Why go to all that trouble?

Secrecy is a key element of the modern period—the existence of tampons and pads in the first place allows women to “pass as non-bleeders,” as Sharra Vostral puts it in her book Under Wraps: A History of Menstrual Hygiene Technology. Barring any mishaps, the blood is only visible behind closed doors. Women’s public bathrooms have special trashcans in the stalls so feminine products can be disposed of neatly and privately.

Some of this, surely, comes from the disgust associated with all bodily fluids, and a preference to keep dirty-but-necessary animalistic activities (like excretion) cordoned off by bathroom walls, out of the public eye. But if excretion is a great equalizer (Everybody Poops, as the children’s book says), menstruation divides. Only half the population is biologically predisposed to do it, and the other half would largely prefer not to know about it, thank you very much. Many religions have historically dubbed menstruating women “unclean” and secular shame abounds as well, with jokes aplenty about “that time of the month” and teen magazine “Most Embarrassing Moments” columns filled with period-related anecdotes.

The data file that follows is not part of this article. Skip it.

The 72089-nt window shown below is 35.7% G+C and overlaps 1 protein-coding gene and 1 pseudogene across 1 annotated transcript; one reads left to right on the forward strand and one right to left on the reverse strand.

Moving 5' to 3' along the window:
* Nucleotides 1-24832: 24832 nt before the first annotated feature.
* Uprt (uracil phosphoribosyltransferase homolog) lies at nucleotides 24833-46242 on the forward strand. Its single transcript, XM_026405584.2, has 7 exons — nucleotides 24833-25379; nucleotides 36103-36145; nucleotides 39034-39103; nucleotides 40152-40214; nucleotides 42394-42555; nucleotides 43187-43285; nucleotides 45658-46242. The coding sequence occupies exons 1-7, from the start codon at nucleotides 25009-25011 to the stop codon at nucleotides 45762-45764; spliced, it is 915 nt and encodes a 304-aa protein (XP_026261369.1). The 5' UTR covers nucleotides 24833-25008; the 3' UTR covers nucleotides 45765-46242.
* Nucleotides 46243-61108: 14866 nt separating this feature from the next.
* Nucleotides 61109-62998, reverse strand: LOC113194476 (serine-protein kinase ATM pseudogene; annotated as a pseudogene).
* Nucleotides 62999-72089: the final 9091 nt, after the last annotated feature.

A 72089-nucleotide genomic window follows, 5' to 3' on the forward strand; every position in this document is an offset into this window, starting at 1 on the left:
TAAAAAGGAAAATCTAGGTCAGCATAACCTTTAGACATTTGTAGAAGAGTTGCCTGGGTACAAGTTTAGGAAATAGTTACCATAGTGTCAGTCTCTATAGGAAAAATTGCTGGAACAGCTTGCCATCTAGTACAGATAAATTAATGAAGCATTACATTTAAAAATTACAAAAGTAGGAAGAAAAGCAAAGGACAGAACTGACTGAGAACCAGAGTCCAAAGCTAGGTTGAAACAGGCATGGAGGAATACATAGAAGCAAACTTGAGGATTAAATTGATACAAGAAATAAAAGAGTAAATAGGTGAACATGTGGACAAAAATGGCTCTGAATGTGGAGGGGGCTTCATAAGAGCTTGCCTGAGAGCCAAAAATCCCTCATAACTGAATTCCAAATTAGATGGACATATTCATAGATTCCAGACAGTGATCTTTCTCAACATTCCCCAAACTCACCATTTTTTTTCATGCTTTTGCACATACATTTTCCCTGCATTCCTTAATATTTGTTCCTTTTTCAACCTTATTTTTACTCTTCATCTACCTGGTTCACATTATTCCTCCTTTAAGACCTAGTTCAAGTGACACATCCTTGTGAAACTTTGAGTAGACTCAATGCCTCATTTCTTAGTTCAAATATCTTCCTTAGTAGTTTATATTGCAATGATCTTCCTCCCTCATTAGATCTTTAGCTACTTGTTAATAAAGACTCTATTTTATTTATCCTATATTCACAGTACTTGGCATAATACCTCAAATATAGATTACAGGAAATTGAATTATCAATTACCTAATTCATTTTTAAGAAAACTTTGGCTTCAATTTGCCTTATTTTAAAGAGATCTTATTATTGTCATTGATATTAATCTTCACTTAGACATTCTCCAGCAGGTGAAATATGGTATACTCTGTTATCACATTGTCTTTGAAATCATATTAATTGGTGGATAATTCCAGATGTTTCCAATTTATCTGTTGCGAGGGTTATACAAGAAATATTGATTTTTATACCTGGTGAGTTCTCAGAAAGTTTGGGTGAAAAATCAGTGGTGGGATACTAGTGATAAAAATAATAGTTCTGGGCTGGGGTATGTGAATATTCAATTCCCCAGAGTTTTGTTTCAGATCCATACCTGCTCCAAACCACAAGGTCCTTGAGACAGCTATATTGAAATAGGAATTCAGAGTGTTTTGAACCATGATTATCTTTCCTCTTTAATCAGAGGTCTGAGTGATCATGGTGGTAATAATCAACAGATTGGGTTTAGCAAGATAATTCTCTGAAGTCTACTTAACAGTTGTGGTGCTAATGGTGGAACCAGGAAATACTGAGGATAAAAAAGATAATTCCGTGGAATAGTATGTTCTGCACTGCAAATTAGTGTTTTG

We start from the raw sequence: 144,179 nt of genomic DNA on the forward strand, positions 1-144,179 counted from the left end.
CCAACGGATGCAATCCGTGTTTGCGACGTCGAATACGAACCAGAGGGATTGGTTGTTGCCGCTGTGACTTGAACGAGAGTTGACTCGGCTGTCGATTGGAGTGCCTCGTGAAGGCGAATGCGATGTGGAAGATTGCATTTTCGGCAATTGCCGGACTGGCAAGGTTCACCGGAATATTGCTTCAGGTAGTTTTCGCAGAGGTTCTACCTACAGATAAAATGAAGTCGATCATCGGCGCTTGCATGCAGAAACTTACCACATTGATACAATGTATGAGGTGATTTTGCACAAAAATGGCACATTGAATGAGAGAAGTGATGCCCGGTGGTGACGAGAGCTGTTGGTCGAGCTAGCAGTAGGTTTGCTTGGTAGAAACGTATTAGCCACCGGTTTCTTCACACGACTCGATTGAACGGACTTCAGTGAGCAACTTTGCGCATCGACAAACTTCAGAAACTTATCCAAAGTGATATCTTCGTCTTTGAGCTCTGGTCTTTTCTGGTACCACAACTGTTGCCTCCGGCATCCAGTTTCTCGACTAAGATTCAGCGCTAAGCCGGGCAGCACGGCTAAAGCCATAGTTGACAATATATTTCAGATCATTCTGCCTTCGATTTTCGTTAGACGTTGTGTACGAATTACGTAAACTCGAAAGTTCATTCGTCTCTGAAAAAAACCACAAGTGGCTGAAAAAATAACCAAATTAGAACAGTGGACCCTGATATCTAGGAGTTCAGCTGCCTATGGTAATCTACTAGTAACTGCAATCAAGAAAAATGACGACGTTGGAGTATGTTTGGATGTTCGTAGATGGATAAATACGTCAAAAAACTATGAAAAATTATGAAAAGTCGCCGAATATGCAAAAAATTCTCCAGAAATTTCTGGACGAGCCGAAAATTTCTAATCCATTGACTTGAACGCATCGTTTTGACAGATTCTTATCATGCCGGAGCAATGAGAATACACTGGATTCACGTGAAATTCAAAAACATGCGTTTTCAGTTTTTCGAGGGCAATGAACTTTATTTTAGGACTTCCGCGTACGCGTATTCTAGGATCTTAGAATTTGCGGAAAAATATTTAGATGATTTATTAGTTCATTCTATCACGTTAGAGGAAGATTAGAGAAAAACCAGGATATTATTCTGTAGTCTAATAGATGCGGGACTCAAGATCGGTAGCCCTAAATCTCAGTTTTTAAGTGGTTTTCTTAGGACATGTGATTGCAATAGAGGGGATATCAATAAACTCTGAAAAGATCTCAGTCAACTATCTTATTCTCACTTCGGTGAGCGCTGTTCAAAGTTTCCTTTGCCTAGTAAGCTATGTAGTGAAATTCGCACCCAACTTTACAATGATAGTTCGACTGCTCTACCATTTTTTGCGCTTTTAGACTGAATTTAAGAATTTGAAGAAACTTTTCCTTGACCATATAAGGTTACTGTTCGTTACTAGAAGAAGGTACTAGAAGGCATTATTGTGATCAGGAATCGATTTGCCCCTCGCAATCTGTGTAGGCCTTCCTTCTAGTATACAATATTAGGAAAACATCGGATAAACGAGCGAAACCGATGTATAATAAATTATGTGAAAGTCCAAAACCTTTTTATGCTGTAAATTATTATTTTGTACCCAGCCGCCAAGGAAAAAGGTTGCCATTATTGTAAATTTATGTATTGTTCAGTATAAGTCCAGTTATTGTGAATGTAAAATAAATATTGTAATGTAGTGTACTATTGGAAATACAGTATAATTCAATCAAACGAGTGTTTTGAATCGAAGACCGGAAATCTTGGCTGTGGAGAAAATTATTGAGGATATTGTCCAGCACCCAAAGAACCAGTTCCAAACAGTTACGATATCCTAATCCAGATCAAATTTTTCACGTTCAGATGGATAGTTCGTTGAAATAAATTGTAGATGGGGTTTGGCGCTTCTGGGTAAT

“Menstrual etiquette requires that women hide the fact of their periods…from others, especially from men. Accordingly, they take great pains to keep hygiene products out of sight,” writes Rebecca Ginsburg in her 1996 study “‘Don’t Tell, Dear’: The Material Culture of Tampons and Napkins.”

Pads and tampons themselves often seem designed to be hidden—for one, there’s the plethora of smaller, more “discreet” designs like Tampax Compak and U by Kotex Click,  and a couple years ago Tampax introduced its “Radiant” tampons, which boasted a “softer, quieter wrapper.”

But companies wouldn’t make these products if people didn’t want them. “Incorporating discretion into our products is important because it’s important to our consumers,” Melissa Dennis, the senior brand manager for U by Kotex, told me in an email. “Based on an internal study conducted by Kimberly-Clark [Kotex’s parent company],  95 percent of tampon users reported that tampons are discreet to wear. However, the same study showed fewer tampon users reported tampons were discreet to carry.”

“It’s just one more thing that dudes don’t even realize that we as women have to think about and plan,” Mallory puts it.